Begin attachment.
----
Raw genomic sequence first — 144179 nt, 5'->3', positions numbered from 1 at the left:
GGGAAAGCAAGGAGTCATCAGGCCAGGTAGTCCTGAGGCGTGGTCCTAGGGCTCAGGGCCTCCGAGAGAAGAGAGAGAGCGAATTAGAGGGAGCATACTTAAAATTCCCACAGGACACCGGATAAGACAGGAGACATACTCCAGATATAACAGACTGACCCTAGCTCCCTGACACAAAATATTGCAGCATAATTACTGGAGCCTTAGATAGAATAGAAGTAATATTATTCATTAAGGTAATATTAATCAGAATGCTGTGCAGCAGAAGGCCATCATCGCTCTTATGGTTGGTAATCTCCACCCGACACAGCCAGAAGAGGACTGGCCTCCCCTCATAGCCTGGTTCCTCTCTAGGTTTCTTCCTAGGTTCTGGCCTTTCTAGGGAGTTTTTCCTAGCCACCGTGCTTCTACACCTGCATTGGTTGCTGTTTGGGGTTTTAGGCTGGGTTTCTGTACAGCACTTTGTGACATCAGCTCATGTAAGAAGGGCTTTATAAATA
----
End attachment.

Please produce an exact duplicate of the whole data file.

Raw genomic sequence first — 144179 nt, 5'->3', positions numbered from 1 at the left:
GGGAAAGCAAGGAGTCATCAGGCCAGGTAGTCCTGAGGCGTGGTCCTAGGGCTCAGGGCCTCCGAGAGAAGAGAGAGAGCGAATTAGAGGGAGCATACTTAAAATTCCCACAGGACACCGGATAAGACAGGAGACATACTCCAGATATAACAGACTGACCCTAGCTCCCTGACACAAAATATTGCAGCATAATTACTGGAGCCTTAGATAGAATAGAAGTAATATTATTCATTAAGGTAATATTAATCAGAATGCTGTGCAGCAGAAGGCCATCATCGCTCTTATGGTTGGTAATCTCCACCCGACACAGCCAGAAGAGGACTGGCCTCCCCTCATAGCCTGGTTCCTCTCTAGGTTTCTTCCTAGGTTCTGGCCTTTCTAGGGAGTTTTTCCTAGCCACCGTGCTTCTACACCTGCATTGGTTGCTGTTTGGGGTTTTAGGCTGGGTTTCTGTACAGCACTTTGTGACATCAGCTCATGTAAGAAGGGCTTTATAAATA